Wearable technology identifies a variety of new and emerging technologies that influence the way we dress and our style. They are wristbands, jewelry, armbands, headbands, necklaces, bandannas, belly bands, badges, t-shirts, sweaters, bandannas, bandanas, sweatbands, badges, headbands, earrings, watches, handbags, wristbands, necklaces, neck chains, bracelets, and tie tacks. Wristbands and other wearables may be made from any material – plastic, cloth, leather, metal, polyester, rubber, or more. The materials used are varied but they all have the same intention and that is to hold items such as keys, ID badges, passports, money, cell phones, and much more.
Wearable technology has evolved from wristbands to armbands, fingerboards, Fitbits, watches, and more. These electronic devices are designed to capture body heat and moisture to enable temperature control and provide the wearer with maximum comfort. There are several types of wearable healthcare technology including pulse oximeter (a small handheld device that measures blood oxygen saturation), Laptop or Desktop Computer Bracelet (designed to be worn on one arm), bandannas (bandanas are stretchable cloth strips worn around the head and neck), sweatbands (which can be used to track body temperature), earrings, ear wires, toe clips, fingers, footpads, fingernails, face shields, corrective lenses, diabetic medical alert devices, diabetic pumps, and baby monitors.
Current trends in the wearables market include developing smarter and more interactive applications for wearables such as smart-wear, i-wearables, virtual reality wearables, and much more. Wearable technology has been transforming our daily lives and changing the way we interact with each other and the world around us. This has been reflected in the increasing popularity of wearables such as phones, laptops, iPods, mobile phones, wristwatches, MP3 players, game consoles, cameras and video recorders, watches, exercise and fitness equipment, fitness monitors, activity and health tracking devices, communication tools such as Bluetooth headsets, LCD panels, touch screens, keyboards, microphones and cameras, digital photo frames, camera phones, handheld computers and tablet PCs, camcorders, television, wireless internet access points and video conferencing.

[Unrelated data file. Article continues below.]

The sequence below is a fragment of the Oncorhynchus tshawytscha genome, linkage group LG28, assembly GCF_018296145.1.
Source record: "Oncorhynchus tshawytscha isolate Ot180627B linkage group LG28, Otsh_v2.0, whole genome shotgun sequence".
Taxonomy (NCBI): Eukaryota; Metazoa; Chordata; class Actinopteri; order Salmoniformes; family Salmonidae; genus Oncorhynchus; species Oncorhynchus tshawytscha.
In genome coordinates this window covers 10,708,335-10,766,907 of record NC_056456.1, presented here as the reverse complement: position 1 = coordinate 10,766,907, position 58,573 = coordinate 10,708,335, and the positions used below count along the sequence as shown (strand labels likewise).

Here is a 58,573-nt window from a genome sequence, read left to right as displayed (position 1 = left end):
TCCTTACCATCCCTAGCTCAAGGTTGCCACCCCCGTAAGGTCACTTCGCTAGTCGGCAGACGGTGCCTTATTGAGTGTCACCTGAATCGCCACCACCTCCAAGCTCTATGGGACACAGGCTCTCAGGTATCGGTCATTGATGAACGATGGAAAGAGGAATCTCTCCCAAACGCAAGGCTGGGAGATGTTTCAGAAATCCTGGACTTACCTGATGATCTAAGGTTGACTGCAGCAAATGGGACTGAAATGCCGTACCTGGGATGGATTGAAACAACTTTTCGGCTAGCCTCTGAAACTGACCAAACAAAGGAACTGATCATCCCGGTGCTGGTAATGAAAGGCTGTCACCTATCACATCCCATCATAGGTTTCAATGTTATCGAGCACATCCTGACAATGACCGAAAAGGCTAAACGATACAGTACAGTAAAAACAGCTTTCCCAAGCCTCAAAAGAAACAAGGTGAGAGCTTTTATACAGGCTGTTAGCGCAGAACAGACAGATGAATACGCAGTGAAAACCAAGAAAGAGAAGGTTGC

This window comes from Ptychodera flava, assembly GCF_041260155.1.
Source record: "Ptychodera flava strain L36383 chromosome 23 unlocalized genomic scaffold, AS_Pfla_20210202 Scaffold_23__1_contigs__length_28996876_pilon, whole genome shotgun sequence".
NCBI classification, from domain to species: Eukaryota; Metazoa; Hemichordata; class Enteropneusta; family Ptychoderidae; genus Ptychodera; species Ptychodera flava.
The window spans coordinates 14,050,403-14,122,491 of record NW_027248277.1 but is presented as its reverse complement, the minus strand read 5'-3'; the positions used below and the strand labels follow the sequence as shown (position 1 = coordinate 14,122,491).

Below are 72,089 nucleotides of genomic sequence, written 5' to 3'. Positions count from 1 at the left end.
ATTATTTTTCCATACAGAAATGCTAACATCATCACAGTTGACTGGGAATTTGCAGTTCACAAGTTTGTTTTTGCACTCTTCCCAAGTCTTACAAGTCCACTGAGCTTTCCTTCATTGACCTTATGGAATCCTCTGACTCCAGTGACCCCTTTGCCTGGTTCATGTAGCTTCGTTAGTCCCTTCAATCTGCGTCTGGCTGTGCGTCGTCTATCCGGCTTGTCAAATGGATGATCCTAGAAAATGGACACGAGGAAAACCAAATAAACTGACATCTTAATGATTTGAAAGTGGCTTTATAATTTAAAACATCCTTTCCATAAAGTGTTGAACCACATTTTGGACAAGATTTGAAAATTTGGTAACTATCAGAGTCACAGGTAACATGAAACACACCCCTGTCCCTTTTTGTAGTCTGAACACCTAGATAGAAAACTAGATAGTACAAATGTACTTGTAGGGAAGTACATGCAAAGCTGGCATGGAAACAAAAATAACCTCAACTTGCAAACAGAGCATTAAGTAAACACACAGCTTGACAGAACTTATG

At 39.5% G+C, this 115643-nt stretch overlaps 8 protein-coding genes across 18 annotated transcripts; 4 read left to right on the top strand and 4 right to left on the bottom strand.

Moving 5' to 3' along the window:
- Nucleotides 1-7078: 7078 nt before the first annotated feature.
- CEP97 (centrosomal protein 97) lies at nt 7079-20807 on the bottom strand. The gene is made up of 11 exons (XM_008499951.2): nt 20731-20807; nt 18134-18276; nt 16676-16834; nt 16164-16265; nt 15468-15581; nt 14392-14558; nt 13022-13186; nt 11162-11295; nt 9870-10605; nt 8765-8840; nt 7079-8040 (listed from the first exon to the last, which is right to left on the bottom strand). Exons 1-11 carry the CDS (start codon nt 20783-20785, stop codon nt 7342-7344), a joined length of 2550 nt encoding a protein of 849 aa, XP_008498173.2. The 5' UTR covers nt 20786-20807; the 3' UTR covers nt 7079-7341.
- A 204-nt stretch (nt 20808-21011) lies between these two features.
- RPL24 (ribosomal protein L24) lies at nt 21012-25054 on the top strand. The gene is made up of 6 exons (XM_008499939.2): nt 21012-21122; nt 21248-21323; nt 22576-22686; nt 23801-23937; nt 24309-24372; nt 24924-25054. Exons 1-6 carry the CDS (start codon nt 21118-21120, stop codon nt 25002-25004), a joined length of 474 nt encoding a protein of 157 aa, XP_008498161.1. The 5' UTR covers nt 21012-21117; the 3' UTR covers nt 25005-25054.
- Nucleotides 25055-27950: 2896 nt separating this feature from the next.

As these devices continue to evolve into a more comprehensive set of products, the healthcare industry will continue to benefit from the increased efficiency of conducting business, the reduction of time spent on routine tasks, and the increase in employee productivity. However, there is still room for additional improvements in the future. The medical community must continue to research and develop new ways to use wearable technology to enhance patient care and to further reduce hospital workloads and improve healthcare quality and satisfaction.
As technology improves the accuracy of measurements such as blood pressure, pulse rate, temperature, and blood oxygen saturation, more healthcare organizations are likely to adopt similar, though higher quality, wearables to increase efficiency and reduce medical errors and costly mistakes such as misdiagnosis and injury. There are already numerous examples of healthcare organizations adopting real-time GPS (Global Positioning System) technology into their existing workforce. For example, the British Armed Forces have adopted sophisticated GPS wearable technology which enables their servicemen to quickly locate any of hundreds of military bases across the world within seconds.
Although this technology has the potential to reduce costs and improve the efficiency of healthcare operations, healthcare organizations may still find some obstacles when implementing new wearable devices. Hospitals, for example, will need to consider the compatibility of the new devices with existing software and hardware systems and the cost of acquiring and retrofitting these devices into their existing workplace. Another consideration is whether healthcare organizations are capable of designing and deploying these new devices in an effective manner. Only if these issues can be resolved, will the adoption of wearable technology across the board and across various healthcare settings be successful.